The Castlemaine & District Continuing Education building will be the venue for 2-D artworks by artists including Tim Jones, Raafat Ishak, Wendy Stavrianos, Donna Bailey, Steph Tout, James Kenyon, Martine Whitcroft, Jennifer Bartholomew, Tamara Marwood, Helen Seligman, James McArdle, Kynan Sutherland, Juliana Hilton & a collaborative piece coordinated by Ashley Mariani.

Public art installations will be located at various sites throughout Castlemaine, including Victory Park, Castlemaine Railway Station and at road entry points to the town. Six local public artists — Lynne Edey, Craig MacDonald, Greg Smith, Roger McKindley, Candy Stevens & James Kenyon – will express a unique vision for the central Victorian landscape; drawing attention to the cultural, environmental and historical qualities of this region.

Other venues include the Old Plumber’s Shop, where Alice Steel will launch her comic SPACEANGEL, & the Old Castlemaine Gaol, where Robyn Spicer, local illustrator, designer & writer, will show Weird Critters.

On each day of the 2009 Castlemaine State Festival there will be free talks by artists, to facilitate the engagement of the public with the artists and their ideas. Artists include Donna Bailey, Steph Tout, Helen Bodycomb, Marcos Davidson, Kerry Cannon, Greg Smith, Roger McKindley, Candy Stevens, Gretchen Hillhouse, Tamara Marwood, Helen Seligman, Kynan Sutherland and Robyn Spicer.

Here’s good reason to return to central Victoria for the healing autumn breezes and mysteries of making in the venerable country town of Castlemaine.

The ethical turn, turn, turn

‘The rich swell up with pride, the poor from hunger.’
Sholom Aleichem



As we saw a ‘linguistic turn’ transform humanities in the late 20th century, on our side of the millennium it seems that we are witnessing a wave of cultural accountability – an ‘ethical turn’.

Culture is no longer ‘innocent’ of politics. An artist cannot draw inspiration from the third world without accounting for his or her economic privileges. Similarly in disciplines such as anthropology and archaeology it is an expectation that the researcher works in partnership with the community – the knowledge which they glean must be paid for, usually in services.

This ethical turn may seem rather negative. Guilt can lead towards greater distance between cultures, as those from rich countries are hesitant to be seen as cultural predators. But there are positive developments too.

The existence of a just partnership between rich and poor is a valuable ideal, and increasingly we seem willing to pay for it. Fair Trade sales in commodities such as chocolate and coffee have risen greatly, up to 50% a year. Given the modest nature of these purchases, it is unlikely that they will be affected by the economic downturn.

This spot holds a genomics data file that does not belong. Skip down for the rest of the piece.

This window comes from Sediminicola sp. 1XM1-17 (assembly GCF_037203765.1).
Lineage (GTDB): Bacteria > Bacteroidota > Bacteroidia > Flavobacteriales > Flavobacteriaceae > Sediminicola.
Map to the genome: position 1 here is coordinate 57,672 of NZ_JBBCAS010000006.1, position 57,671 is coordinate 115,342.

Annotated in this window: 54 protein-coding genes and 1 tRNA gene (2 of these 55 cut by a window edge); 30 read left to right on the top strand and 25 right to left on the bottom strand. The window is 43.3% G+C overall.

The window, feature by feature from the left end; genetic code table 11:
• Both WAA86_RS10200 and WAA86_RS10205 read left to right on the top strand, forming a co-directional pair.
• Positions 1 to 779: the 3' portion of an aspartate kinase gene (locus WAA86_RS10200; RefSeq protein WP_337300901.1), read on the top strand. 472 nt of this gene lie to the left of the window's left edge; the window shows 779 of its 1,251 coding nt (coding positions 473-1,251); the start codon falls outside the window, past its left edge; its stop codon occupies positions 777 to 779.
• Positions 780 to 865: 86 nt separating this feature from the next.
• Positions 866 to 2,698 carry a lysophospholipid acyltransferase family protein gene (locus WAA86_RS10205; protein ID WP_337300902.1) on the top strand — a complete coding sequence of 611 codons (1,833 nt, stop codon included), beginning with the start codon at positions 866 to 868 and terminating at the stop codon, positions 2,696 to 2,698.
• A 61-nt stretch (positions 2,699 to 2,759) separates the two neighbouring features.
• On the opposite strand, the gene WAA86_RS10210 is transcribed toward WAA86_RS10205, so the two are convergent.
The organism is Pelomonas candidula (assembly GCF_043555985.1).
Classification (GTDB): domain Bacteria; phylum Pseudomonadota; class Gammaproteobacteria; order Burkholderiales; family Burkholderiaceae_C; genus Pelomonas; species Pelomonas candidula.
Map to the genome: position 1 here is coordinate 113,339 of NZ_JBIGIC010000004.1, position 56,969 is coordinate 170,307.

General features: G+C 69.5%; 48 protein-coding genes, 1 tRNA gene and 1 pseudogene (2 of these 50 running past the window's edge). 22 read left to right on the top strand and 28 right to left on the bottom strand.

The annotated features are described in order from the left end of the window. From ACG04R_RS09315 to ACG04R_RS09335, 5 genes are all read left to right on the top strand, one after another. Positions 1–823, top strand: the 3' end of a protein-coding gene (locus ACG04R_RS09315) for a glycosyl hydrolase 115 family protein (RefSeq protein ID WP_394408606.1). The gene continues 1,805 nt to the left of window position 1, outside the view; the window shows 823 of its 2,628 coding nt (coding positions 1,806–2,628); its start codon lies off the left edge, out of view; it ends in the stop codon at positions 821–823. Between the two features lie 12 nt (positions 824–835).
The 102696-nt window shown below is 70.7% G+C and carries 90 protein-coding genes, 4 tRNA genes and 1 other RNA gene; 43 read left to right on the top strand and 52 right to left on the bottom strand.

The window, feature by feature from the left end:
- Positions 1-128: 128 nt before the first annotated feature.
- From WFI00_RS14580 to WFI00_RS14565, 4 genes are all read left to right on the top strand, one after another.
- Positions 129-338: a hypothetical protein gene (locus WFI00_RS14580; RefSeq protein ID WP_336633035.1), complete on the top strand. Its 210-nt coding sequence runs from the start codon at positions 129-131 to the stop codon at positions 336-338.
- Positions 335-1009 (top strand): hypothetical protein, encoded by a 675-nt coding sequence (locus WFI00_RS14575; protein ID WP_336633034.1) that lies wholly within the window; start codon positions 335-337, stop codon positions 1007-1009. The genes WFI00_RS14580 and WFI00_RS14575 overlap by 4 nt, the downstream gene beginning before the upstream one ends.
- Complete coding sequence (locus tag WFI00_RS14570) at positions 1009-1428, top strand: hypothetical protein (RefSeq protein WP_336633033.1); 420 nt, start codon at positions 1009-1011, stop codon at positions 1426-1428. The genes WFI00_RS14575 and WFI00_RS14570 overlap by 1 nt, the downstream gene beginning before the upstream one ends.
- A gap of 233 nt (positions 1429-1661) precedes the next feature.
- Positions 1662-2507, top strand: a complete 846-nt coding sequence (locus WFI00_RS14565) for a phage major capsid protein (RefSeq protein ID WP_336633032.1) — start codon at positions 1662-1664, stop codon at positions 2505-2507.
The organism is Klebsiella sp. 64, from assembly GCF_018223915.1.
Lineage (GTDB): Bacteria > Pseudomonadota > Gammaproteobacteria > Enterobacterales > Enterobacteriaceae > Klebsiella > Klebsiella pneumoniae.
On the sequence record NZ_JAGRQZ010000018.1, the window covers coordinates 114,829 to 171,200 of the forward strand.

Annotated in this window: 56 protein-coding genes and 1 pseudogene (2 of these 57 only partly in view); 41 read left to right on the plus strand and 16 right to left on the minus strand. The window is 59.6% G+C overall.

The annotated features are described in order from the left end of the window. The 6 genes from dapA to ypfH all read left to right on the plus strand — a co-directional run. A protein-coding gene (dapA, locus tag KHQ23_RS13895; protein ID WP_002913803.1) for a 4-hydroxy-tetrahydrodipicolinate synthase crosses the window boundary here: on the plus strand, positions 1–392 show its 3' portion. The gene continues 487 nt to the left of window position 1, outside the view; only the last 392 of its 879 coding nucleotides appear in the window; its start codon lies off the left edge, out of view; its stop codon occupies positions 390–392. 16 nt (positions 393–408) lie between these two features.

Previously, it was the ‘customer is always right’. But now the interests of the producer have become relevant. There is a multitude of products that advertise their benefits to the community of origin, including bottled water, textiles, furniture, cosmetics and medicines.

As this trend continues the build, it naturally becomes commodified. We cringe to learn that McDonalds is now a member of the Rainbow Alliance. What guarantee do we have that such associations are more than marketing gimmicks, there to enhance the primary brand? As Nestlé, Coca-Cola and other global brands jump on the ethical bandwagon, we are tempted to become cynical about the whole ethical turn. How can we tell the difference between substance and advertising?

At this point, it seems important that those designing these products find a way of sustaining the trust of the consumer. The challenge is to provide the consumer with convincing information about the arrangement with the producing community. It’s hard to convey this information just as dry facts, there needs to be a compelling narrative about the challenges faced by the community and their current aspirations.

This is partly a design challenge. How do you develop products that ‘feel good’? How might the consumer feel that his or her purchase not only promises themselves goodness, but in a small way makes the world a better place? This product might be the exception. This product may not be not drawing on an unsustainable resource, subjecting displaced peoples to sweatshop conditions, exporting industrial pollution from first to third worlds, etc.

So we need to find a way of designing ethical value that will last. It’s not good enough to make ethics fashionable. Today’s trend is tomorrow’s dumpster. And it’s not enough to be dewy-eyed. Today’s romantic myth is tomorrows hardened realism.

The project of a Code of Practice for Craft-Design Collaborations is designed to strengthen this ethical turn in product development. The initial phase is to open this question up for discussion in a way where no view is excluded, from the most idealistic to the most cynical. It is this openness that will serve to help develop an enduring understanding of the nature of an object’s ethical value.

This year, there are already two workshops planned to start this discussion. The first will be at Selling Yarns next month. The second will be in Santiago, Chile, in September.